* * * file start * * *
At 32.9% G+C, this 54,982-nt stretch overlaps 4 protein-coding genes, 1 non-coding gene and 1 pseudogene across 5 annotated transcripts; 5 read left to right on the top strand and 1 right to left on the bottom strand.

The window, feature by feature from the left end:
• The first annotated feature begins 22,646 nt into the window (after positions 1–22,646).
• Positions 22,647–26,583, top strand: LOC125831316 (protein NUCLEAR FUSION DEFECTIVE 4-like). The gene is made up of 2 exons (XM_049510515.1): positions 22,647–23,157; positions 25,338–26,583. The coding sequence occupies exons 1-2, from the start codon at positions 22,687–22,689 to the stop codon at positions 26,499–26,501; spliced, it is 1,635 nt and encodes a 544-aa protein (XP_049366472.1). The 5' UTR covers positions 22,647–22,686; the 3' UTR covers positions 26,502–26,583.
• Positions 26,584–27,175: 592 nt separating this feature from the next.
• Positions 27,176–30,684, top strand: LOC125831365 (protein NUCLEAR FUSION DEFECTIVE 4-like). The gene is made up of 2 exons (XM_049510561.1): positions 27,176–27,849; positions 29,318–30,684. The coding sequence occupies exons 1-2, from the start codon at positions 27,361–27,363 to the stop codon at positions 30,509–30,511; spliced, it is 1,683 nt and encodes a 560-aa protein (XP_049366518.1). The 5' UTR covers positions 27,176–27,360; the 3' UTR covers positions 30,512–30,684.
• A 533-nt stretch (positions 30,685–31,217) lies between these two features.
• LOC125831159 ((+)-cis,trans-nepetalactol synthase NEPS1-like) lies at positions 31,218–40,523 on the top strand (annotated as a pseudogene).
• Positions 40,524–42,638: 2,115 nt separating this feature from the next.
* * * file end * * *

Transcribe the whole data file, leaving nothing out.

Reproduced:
At 32.9% G+C, this 54,982-nt stretch overlaps 4 protein-coding genes, 1 non-coding gene and 1 pseudogene across 5 annotated transcripts; 5 read left to right on the top strand and 1 right to left on the bottom strand.

The window, feature by feature from the left end:
• The first annotated feature begins 22,646 nt into the window (after positions 1–22,646).
• Positions 22,647–26,583, top strand: LOC125831316 (protein NUCLEAR FUSION DEFECTIVE 4-like). The gene is made up of 2 exons (XM_049510515.1): positions 22,647–23,157; positions 25,338–26,583. The coding sequence occupies exons 1-2, from the start codon at positions 22,687–22,689 to the stop codon at positions 26,499–26,501; spliced, it is 1,635 nt and encodes a 544-aa protein (XP_049366472.1). The 5' UTR covers positions 22,647–22,686; the 3' UTR covers positions 26,502–26,583.
• Positions 26,584–27,175: 592 nt separating this feature from the next.
• Positions 27,176–30,684, top strand: LOC125831365 (protein NUCLEAR FUSION DEFECTIVE 4-like). The gene is made up of 2 exons (XM_049510561.1): positions 27,176–27,849; positions 29,318–30,684. The coding sequence occupies exons 1-2, from the start codon at positions 27,361–27,363 to the stop codon at positions 30,509–30,511; spliced, it is 1,683 nt and encodes a 560-aa protein (XP_049366518.1). The 5' UTR covers positions 27,176–27,360; the 3' UTR covers positions 30,512–30,684.
• A 533-nt stretch (positions 30,685–31,217) lies between these two features.
• LOC125831159 ((+)-cis,trans-nepetalactol synthase NEPS1-like) lies at positions 31,218–40,523 on the top strand (annotated as a pseudogene).
• Positions 40,524–42,638: 2,115 nt separating this feature from the next.